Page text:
As followers of Christ we stand before God to lead our organizations in ways that are not only effective towards our goals but honoring to God and just towards people. There is much we can learn from the secular leadership community but we must filter everything through the scriptures to make sure it lines up with how Christ wishes to operate His global enterprise.
Good to Great by Jim Collins is by far the most popular secular leadership book most leaders that I know recommend. It is also the first one I would recommend for those starting new ministries. It has time tested principles and many of its findings mirror truths we see in scripture. There are so many ways the principles in this book apply to college ministry but I am only going to pick out a few and explain why they are so crucial for us to understand and apply.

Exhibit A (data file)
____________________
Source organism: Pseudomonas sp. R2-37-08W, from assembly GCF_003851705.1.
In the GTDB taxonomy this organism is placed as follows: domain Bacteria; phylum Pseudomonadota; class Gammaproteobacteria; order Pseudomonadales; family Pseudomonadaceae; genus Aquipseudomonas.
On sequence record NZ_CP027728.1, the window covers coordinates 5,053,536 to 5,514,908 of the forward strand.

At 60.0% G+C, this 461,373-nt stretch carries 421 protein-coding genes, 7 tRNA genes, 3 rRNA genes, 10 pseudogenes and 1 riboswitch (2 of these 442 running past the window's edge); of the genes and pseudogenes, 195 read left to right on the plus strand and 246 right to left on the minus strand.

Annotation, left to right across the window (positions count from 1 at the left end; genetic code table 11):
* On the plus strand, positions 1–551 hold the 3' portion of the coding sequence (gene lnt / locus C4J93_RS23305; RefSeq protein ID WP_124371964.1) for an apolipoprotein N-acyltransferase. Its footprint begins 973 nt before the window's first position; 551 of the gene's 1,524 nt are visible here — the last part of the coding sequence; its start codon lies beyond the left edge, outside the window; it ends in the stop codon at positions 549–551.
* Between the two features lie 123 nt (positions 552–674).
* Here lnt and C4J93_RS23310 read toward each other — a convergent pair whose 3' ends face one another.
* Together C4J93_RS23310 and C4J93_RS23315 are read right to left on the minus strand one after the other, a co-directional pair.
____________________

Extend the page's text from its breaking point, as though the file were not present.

Good is the Enemy of Great
I want to take a moment to ask a couple questions of those of us who lead “successful” college ministries. The more college ministry leaders I get to know around the world the more excited I am by the good ministry that is happening on so many campuses! My burden for the field of college ministry as a whole is that we don’t settle for whatever the “industry standard” is in our particular college ministry model but to pursue nothing less than disciple-making movements on every single campus. The stakes are too high to settle for anything less!
If God could have his total way with your college ministry what would he do?